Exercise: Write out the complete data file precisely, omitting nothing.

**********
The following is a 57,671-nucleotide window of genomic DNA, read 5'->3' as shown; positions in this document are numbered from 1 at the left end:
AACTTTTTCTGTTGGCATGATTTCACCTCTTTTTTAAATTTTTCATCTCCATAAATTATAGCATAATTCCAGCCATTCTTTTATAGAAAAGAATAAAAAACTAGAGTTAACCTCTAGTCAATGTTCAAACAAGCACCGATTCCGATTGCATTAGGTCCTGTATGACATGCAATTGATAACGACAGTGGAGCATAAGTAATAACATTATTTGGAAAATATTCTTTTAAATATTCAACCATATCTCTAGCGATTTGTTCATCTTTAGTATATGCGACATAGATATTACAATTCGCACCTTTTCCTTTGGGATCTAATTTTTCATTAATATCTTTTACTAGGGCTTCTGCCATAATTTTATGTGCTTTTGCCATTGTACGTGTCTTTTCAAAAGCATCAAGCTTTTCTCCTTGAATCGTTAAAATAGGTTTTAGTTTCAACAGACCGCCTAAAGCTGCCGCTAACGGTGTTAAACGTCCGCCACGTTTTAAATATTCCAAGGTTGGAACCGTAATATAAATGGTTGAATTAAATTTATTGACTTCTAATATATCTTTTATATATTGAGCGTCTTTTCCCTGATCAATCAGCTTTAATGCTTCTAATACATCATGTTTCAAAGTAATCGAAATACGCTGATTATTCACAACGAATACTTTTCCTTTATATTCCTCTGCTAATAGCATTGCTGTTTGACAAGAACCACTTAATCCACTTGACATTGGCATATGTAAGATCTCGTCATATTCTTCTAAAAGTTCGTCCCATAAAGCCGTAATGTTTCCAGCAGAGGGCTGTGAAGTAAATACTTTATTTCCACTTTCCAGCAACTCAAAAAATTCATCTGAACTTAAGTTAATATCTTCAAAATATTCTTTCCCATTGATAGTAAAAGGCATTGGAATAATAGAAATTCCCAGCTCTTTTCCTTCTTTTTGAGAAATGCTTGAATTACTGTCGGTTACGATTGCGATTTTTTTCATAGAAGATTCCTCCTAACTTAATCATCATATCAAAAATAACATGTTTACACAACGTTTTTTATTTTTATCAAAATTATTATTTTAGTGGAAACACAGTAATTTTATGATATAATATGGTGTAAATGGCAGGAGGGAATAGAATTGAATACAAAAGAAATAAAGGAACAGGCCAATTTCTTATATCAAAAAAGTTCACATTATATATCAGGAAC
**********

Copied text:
The following is a 57,671-nucleotide window of genomic DNA, read 5'->3' as shown; positions in this document are numbered from 1 at the left end:
AACTTTTTCTGTTGGCATGATTTCACCTCTTTTTTAAATTTTTCATCTCCATAAATTATAGCATAATTCCAGCCATTCTTTTATAGAAAAGAATAAAAAACTAGAGTTAACCTCTAGTCAATGTTCAAACAAGCACCGATTCCGATTGCATTAGGTCCTGTATGACATGCAATTGATAACGACAGTGGAGCATAAGTAATAACATTATTTGGAAAATATTCTTTTAAATATTCAACCATATCTCTAGCGATTTGTTCATCTTTAGTATATGCGACATAGATATTACAATTCGCACCTTTTCCTTTGGGATCTAATTTTTCATTAATATCTTTTACTAGGGCTTCTGCCATAATTTTATGTGCTTTTGCCATTGTACGTGTCTTTTCAAAAGCATCAAGCTTTTCTCCTTGAATCGTTAAAATAGGTTTTAGTTTCAACAGACCGCCTAAAGCTGCCGCTAACGGTGTTAAACGTCCGCCACGTTTTAAATATTCCAAGGTTGGAACCGTAATATAAATGGTTGAATTAAATTTATTGACTTCTAATATATCTTTTATATATTGAGCGTCTTTTCCCTGATCAATCAGCTTTAATGCTTCTAATACATCATGTTTCAAAGTAATCGAAATACGCTGATTATTCACAACGAATACTTTTCCTTTATATTCCTCTGCTAATAGCATTGCTGTTTGACAAGAACCACTTAATCCACTTGACATTGGCATATGTAAGATCTCGTCATATTCTTCTAAAAGTTCGTCCCATAAAGCCGTAATGTTTCCAGCAGAGGGCTGTGAAGTAAATACTTTATTTCCACTTTCCAGCAACTCAAAAAATTCATCTGAACTTAAGTTAATATCTTCAAAATATTCTTTCCCATTGATAGTAAAAGGCATTGGAATAATAGAAATTCCCAGCTCTTTTCCTTCTTTTTGAGAAATGCTTGAATTACTGTCGGTTACGATTGCGATTTTTTTCATAGAAGATTCCTCCTAACTTAATCATCATATCAAAAATAACATGTTTACACAACGTTTTTTATTTTTATCAAAATTATTATTTTAGTGGAAACACAGTAATTTTATGATATAATATGGTGTAAATGGCAGGAGGGAATAGAATTGAATACAAAAGAAATAAAGGAACAGGCCAATTTCTTATATCAAAAAAGTTCACATTATATATCAGGAAC